The Social Media Accounts Your Small Business Should Take Pointers From

Infographic_the social media accounts your small business should take pointers from

Many popular companies use social media as a tool to enhance their brand. Your small business might not have the built-in audience many of these companies have, but that doesn’t mean you can’t look to these bigger accounts for inspiration. Each social media platform has its own functionality and purpose, so consider which are right for you, and pay attention to what others are already doing.

For Images

Whether you’re advertising a physical product or selling an experience, Instagram is a great platform to showcase aspects of your brand through fantastic visuals. Regardless of what your business is, the company you should be paying attention to is National Geographic. Their 45.5 million followers is a testament to the amazing work they do. The pictures they post come from all over the world, so it can get pretty eclectic at times, but their success is proof that beautiful pictures have their own market.

NatGeo’s Chief Marketing Brand Officer Claudia Malley had her own keynote panel at Social Media Week New York where she talked about their success in social. Malley spoke about the importance of giving their photographers the keys to the castle on their Instagram account in order to let them dictate the content. Of course, it’s hard to follow in the footsteps of a company like National Geographic, but there is something to be said for giving your employees control over the content you push out. No matter what your company does, introducing personal perspectives humanizes your brand. Adding small touches like names or personal accounts to their perspectives keeps your audience engaged.

For Video

If you’re looking to create shareable video content for your brand, watch what Buzzfeed’s Tasty account is doing on Facebook. Buzzfeed takes advantage of the platform’s algorithm that favors native videos over third party content . Their content is made specifically for the platform, and exists almost entirely on Facebook. That means they don’t count on clickbacks to the Buzzfeed website, and you shouldn’t be either. If you’re trying to create content for Facebook, make content that will live there. You’ll find more success that way.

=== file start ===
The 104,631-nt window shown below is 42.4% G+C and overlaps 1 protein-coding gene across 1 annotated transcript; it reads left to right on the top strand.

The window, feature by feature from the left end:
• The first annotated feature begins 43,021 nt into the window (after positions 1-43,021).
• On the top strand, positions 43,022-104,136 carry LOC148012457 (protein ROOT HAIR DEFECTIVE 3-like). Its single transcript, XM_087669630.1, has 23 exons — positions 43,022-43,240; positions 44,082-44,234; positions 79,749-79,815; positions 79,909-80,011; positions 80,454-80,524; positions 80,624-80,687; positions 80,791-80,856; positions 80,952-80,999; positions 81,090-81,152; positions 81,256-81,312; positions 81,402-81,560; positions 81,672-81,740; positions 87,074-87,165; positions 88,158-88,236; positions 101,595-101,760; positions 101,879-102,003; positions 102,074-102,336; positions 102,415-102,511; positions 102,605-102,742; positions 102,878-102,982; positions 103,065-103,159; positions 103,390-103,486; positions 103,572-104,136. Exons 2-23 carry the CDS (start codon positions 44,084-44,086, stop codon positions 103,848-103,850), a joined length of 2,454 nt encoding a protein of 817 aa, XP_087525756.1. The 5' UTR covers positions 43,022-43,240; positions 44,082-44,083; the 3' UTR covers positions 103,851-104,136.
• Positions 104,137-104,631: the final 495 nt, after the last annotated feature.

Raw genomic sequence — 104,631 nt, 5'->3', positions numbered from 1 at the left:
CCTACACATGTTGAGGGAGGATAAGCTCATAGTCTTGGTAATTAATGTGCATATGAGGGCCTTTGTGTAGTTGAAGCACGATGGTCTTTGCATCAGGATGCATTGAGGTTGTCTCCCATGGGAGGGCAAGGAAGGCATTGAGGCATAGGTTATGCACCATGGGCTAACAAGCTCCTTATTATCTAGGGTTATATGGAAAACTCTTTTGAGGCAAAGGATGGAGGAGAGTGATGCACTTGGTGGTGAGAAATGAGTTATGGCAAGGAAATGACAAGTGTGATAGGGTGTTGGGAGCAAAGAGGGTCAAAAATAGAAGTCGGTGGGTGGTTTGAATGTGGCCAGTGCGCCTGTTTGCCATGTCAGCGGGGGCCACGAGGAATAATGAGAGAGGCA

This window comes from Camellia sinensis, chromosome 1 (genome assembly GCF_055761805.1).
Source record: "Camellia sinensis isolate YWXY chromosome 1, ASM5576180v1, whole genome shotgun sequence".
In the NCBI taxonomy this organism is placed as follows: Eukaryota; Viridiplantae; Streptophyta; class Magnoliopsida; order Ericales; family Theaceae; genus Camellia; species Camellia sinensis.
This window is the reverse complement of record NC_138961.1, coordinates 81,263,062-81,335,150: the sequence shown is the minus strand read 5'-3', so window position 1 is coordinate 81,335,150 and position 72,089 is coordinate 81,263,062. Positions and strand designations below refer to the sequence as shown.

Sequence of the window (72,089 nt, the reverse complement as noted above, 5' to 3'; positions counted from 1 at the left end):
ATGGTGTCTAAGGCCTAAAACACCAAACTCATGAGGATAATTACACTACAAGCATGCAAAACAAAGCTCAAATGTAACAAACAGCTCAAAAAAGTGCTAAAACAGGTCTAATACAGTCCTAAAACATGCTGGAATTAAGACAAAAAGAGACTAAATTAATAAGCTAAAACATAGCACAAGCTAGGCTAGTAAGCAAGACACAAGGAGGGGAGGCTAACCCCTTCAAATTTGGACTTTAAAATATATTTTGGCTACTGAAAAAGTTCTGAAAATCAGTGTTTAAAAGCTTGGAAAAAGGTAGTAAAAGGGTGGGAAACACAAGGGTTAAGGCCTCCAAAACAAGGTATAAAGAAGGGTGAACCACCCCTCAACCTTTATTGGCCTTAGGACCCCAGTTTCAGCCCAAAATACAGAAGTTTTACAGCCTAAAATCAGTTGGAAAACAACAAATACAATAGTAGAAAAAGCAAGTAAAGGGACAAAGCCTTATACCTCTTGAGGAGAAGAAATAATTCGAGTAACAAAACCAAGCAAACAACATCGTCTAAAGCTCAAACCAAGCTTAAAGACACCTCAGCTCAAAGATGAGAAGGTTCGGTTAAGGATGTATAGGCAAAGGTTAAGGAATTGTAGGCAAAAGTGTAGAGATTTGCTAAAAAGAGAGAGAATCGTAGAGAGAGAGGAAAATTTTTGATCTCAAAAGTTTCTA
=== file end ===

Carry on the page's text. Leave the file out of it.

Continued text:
Tasty’s videos work well with Facebook’s soundless autoplay feature, and are optimized with fast-motion to make them easier to watch. It’s easy to see how much value they put into production. If you’re going to put in the time to create video content, make sure it’s well planned out, looks great, and has your audience in mind. Do they want to sit through a five minute video, or can it be turned into a more compact format? Consider your audience’s attention span, then create content that will keep them interested. The more watchable it is, the easier it will be to share. And while Tasty’s videos work best on Facebook, they can still be shared across multiple platforms like Twitter and Instagram.

For Customer Service

Good customer service is important, but it’s crucial for many small businesses trying to get a foothold in the market. Social media’s connectivity can make for a great way to administer customer service, but if you’re going to devote one channel to support, it should be Twitter. People are tweeting to brands more than ever, and 80% of customer service requests on social are happening on the platform. According to a study, companies that use social care services have improved year-over-year revenue per contact by 18.8% over companies without. The platform has proven to be a much cheaper and more effective means to offer support.

Having an active social media presence makes it easier for customers to reach out if they have a problem or need to ask a question. Many large brands devote separate Twitter accounts to offer customer-focused channels. Maybe your company isn’t ready for multiple Twitter accounts, but the lessons still apply. @NikeSupport shows how important it is to remain active and respond quickly in order to form a level of trust with customers. Accounts like @JetBlue are taking a more proactive approach to customer service by tracking keywords and relevant hashtags to interact with people even if they don’t tag them in their tweets. You might also want to consider following @TMobileHelp by letting your customer service specialists sign their tweets in order to provide a personal touch, and show your audience that there are real people behind the account.